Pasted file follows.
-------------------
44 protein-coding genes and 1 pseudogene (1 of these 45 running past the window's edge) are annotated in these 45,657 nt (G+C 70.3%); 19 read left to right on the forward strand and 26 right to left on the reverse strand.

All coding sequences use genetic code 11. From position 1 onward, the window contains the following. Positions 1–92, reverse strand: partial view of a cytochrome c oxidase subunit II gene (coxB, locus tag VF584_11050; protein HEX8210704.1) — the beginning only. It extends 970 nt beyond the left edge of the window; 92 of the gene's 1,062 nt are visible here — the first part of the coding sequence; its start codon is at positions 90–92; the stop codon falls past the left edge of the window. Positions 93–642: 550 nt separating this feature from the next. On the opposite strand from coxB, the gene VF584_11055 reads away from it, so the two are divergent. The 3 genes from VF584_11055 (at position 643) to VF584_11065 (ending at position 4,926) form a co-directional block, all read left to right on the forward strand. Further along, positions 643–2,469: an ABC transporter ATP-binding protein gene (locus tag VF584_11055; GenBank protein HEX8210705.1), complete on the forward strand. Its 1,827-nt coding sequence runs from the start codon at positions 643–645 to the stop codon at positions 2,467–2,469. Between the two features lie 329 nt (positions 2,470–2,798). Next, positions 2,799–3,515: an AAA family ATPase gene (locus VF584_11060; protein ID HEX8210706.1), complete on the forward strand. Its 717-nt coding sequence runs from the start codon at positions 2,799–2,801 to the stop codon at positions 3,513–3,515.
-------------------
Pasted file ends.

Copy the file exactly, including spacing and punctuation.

44 protein-coding genes and 1 pseudogene (1 of these 45 running past the window's edge) are annotated in these 45,657 nt (G+C 70.3%); 19 read left to right on the forward strand and 26 right to left on the reverse strand.

All coding sequences use genetic code 11. From position 1 onward, the window contains the following. Positions 1–92, reverse strand: partial view of a cytochrome c oxidase subunit II gene (coxB, locus tag VF584_11050; protein HEX8210704.1) — the beginning only. It extends 970 nt beyond the left edge of the window; 92 of the gene's 1,062 nt are visible here — the first part of the coding sequence; its start codon is at positions 90–92; the stop codon falls past the left edge of the window. Positions 93–642: 550 nt separating this feature from the next. On the opposite strand from coxB, the gene VF584_11055 reads away from it, so the two are divergent. The 3 genes from VF584_11055 (at position 643) to VF584_11065 (ending at position 4,926) form a co-directional block, all read left to right on the forward strand. Further along, positions 643–2,469: an ABC transporter ATP-binding protein gene (locus tag VF584_11055; GenBank protein HEX8210705.1), complete on the forward strand. Its 1,827-nt coding sequence runs from the start codon at positions 643–645 to the stop codon at positions 2,467–2,469. Between the two features lie 329 nt (positions 2,470–2,798). Next, positions 2,799–3,515: an AAA family ATPase gene (locus VF584_11060; protein ID HEX8210706.1), complete on the forward strand. Its 717-nt coding sequence runs from the start codon at positions 2,799–2,801 to the stop codon at positions 3,513–3,515.